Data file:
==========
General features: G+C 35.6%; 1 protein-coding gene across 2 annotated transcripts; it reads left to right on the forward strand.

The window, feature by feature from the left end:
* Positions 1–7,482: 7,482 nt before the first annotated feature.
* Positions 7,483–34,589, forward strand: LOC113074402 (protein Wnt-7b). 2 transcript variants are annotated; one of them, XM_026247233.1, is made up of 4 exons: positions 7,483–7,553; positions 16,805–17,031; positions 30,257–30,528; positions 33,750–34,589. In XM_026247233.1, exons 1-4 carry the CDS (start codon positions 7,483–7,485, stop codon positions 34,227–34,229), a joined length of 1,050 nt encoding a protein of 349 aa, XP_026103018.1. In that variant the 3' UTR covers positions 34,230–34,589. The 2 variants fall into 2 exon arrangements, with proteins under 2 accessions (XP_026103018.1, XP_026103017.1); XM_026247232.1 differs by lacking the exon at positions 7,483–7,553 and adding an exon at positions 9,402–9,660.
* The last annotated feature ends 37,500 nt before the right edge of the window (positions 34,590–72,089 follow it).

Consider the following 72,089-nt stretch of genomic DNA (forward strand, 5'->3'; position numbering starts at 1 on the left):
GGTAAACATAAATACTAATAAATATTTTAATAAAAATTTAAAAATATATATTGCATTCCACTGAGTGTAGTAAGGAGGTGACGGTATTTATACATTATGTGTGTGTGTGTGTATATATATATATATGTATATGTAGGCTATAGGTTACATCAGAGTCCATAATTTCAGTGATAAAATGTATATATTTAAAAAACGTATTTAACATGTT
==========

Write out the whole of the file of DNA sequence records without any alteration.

General features: G+C 35.6%; 1 protein-coding gene across 2 annotated transcripts; it reads left to right on the forward strand.

The window, feature by feature from the left end:
* Positions 1–7,482: 7,482 nt before the first annotated feature.
* Positions 7,483–34,589, forward strand: LOC113074402 (protein Wnt-7b). 2 transcript variants are annotated; one of them, XM_026247233.1, is made up of 4 exons: positions 7,483–7,553; positions 16,805–17,031; positions 30,257–30,528; positions 33,750–34,589. In XM_026247233.1, exons 1-4 carry the CDS (start codon positions 7,483–7,485, stop codon positions 34,227–34,229), a joined length of 1,050 nt encoding a protein of 349 aa, XP_026103018.1. In that variant the 3' UTR covers positions 34,230–34,589. The 2 variants fall into 2 exon arrangements, with proteins under 2 accessions (XP_026103018.1, XP_026103017.1); XM_026247232.1 differs by lacking the exon at positions 7,483–7,553 and adding an exon at positions 9,402–9,660.
* The last annotated feature ends 37,500 nt before the right edge of the window (positions 34,590–72,089 follow it).

Consider the following 72,089-nt stretch of genomic DNA (forward strand, 5'->3'; position numbering starts at 1 on the left):
GGTAAACATAAATACTAATAAATATTTTAATAAAAATTTAAAAATATATATTGCATTCCACTGAGTGTAGTAAGGAGGTGACGGTATTTATACATTATGTGTGTGTGTGTGTATATATATATATATGTATATGTAGGCTATAGGTTACATCAGAGTCCATAATTTCAGTGATAAAATGTATATATTTAAAAAACGTATTTAACATGTT